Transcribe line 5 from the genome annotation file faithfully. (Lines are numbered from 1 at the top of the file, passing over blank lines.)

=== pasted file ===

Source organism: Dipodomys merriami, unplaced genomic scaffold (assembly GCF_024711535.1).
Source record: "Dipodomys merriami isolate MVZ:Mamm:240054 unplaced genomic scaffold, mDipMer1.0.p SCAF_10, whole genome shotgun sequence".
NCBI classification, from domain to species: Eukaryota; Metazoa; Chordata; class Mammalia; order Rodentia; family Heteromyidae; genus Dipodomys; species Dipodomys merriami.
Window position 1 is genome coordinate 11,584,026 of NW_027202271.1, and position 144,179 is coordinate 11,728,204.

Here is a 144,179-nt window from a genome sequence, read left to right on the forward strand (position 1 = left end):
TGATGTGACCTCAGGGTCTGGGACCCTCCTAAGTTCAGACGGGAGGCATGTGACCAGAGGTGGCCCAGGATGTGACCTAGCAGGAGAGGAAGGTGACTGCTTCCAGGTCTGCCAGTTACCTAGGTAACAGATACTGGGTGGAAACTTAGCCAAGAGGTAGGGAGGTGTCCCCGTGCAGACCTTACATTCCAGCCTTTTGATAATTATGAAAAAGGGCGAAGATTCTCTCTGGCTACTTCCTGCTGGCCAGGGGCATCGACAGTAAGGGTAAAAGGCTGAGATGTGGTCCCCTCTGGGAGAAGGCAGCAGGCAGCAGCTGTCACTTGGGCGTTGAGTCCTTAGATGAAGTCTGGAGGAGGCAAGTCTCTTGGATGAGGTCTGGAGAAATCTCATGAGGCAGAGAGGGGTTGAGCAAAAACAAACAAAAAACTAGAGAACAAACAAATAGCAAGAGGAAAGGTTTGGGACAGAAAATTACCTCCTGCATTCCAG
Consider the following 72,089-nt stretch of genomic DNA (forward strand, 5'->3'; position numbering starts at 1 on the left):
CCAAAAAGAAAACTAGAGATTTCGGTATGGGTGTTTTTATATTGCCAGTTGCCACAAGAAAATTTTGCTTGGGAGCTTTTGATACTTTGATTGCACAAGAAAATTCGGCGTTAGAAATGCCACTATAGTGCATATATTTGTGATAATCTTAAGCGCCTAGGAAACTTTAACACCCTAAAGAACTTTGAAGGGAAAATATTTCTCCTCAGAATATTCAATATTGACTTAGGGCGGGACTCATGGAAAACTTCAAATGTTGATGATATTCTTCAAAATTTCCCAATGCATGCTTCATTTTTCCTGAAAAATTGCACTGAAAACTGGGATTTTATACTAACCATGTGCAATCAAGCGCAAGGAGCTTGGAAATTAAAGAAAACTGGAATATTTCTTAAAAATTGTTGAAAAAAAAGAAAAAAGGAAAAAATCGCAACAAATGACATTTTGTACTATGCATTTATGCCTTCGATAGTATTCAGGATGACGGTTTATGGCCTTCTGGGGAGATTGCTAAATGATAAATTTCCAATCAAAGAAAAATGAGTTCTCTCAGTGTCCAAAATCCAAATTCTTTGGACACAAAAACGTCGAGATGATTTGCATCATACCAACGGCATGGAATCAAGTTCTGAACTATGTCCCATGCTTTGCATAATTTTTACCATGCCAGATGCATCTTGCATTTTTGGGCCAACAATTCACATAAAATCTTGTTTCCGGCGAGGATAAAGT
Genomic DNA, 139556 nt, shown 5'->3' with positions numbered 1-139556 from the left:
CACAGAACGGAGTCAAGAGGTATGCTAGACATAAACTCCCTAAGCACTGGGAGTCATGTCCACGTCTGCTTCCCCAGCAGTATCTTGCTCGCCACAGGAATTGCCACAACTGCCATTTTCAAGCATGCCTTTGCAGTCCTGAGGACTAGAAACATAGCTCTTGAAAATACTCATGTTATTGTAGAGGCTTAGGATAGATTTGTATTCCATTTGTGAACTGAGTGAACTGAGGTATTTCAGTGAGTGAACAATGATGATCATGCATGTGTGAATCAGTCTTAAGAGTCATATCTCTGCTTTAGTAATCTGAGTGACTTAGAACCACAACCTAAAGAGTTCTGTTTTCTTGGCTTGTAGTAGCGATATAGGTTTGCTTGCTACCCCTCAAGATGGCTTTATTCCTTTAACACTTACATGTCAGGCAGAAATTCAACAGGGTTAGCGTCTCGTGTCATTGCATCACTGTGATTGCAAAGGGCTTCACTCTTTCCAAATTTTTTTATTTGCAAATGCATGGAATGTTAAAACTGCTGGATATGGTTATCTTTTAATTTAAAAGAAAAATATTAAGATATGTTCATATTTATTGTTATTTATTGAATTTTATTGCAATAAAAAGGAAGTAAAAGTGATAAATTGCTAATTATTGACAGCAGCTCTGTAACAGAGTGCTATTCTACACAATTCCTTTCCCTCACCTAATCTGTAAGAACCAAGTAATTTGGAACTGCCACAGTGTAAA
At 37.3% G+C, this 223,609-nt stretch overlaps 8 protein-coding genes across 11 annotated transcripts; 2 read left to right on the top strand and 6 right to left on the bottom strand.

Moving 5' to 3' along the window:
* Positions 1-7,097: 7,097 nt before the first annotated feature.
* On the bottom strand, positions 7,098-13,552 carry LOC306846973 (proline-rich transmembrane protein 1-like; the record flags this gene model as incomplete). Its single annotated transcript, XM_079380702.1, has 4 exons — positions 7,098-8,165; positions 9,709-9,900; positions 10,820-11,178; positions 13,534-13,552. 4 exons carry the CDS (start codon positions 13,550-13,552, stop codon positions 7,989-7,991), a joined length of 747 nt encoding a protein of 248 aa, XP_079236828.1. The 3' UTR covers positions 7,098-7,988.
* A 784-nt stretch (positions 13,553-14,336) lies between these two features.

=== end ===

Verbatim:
Here is a 144,179-nt window from a genome sequence, read left to right on the forward strand (position 1 = left end):